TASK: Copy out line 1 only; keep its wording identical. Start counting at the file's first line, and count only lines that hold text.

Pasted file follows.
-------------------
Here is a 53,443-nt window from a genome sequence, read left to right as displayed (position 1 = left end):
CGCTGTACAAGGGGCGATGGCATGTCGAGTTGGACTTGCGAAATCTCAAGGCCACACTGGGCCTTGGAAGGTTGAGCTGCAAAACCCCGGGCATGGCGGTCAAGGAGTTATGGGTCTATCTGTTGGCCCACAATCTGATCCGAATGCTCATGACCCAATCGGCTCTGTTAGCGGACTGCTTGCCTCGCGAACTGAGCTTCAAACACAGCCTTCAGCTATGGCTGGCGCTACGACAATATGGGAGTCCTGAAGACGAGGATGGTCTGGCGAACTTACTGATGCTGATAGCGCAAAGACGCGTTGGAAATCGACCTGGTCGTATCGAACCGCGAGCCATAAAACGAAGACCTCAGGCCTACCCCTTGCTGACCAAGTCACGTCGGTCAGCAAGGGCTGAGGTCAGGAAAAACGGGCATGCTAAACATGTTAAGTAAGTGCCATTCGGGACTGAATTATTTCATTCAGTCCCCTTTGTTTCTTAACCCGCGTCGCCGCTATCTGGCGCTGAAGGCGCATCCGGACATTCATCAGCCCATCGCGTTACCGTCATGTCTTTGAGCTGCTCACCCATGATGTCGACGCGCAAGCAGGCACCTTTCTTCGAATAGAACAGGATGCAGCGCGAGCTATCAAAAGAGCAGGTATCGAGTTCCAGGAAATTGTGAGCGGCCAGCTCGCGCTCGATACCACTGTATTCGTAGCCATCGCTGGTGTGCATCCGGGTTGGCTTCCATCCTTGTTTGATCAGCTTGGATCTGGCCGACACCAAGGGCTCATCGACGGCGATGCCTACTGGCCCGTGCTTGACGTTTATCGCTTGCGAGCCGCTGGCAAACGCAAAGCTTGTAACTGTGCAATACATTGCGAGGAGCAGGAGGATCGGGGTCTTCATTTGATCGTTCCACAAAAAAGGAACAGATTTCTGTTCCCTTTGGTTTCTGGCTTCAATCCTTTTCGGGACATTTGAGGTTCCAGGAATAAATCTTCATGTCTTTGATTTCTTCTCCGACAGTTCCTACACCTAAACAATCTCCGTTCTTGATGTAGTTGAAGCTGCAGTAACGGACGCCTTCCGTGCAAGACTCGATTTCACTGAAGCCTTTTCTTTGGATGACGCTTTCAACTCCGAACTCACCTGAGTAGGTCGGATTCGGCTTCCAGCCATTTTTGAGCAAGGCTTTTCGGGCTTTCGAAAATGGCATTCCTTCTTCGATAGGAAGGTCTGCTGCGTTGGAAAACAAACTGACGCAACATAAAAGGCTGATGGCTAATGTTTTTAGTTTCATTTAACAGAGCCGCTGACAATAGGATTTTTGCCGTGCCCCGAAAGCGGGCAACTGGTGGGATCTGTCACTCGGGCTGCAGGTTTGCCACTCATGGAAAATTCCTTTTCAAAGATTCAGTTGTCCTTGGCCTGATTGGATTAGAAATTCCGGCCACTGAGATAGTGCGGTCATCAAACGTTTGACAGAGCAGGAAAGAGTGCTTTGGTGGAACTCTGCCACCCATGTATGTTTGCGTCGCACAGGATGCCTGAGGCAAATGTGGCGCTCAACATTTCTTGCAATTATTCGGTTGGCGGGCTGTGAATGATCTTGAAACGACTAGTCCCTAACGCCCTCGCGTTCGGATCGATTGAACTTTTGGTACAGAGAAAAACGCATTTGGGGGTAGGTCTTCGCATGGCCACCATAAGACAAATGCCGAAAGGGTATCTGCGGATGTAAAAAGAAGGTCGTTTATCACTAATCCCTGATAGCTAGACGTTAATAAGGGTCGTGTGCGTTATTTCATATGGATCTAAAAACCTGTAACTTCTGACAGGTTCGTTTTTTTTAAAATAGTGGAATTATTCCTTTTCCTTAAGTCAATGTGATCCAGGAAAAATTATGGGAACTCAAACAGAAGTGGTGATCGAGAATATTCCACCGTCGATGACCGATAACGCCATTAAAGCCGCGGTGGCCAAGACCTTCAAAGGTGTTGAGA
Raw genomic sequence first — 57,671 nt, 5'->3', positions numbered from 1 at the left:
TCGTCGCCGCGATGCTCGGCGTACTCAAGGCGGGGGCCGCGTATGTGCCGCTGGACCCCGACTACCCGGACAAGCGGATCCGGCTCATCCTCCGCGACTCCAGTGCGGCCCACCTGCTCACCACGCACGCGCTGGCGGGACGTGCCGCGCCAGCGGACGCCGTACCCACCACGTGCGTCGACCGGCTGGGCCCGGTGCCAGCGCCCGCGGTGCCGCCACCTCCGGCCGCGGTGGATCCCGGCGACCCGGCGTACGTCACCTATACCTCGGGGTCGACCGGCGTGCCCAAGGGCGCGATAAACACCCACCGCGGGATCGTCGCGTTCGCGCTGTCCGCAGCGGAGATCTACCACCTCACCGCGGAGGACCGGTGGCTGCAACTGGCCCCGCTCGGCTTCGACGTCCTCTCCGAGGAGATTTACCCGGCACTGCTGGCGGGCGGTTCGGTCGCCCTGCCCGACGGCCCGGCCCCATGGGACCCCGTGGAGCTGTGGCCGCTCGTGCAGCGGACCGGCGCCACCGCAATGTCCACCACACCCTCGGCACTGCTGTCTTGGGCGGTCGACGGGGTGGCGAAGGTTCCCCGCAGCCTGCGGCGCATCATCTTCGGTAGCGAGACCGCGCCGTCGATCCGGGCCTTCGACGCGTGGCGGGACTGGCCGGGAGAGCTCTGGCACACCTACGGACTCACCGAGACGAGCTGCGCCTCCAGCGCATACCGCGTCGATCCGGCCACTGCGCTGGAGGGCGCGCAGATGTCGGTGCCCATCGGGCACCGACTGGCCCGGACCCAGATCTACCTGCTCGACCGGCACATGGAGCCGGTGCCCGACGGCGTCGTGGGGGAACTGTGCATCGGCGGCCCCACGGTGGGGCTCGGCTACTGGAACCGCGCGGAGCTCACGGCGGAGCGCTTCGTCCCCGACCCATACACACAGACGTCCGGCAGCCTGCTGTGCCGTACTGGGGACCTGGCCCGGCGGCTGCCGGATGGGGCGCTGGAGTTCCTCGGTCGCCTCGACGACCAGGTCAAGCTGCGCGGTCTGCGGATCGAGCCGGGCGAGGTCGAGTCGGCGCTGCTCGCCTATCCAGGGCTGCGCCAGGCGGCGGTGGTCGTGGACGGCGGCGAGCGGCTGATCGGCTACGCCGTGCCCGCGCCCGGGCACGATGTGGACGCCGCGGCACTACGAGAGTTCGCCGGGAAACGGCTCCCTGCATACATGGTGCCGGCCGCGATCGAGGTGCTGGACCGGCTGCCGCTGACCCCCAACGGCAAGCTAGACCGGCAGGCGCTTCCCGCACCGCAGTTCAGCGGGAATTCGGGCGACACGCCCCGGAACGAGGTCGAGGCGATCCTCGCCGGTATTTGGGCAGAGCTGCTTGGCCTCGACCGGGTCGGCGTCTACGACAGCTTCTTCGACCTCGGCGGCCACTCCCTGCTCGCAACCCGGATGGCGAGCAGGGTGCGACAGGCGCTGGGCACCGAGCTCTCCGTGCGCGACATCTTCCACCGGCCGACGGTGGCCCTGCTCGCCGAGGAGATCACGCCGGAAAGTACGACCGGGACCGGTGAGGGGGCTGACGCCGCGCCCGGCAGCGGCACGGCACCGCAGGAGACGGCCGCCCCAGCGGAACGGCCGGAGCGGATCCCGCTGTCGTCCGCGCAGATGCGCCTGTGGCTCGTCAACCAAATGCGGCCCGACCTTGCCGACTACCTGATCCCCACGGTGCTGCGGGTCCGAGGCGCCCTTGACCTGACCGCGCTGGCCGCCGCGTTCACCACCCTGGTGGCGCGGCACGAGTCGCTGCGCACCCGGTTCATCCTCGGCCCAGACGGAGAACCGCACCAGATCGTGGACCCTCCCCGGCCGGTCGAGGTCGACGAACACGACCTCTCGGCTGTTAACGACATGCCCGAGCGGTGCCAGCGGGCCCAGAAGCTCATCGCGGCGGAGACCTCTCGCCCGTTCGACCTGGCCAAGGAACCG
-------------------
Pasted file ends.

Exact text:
Here is a 53,443-nt window from a genome sequence, read left to right as displayed (position 1 = left end):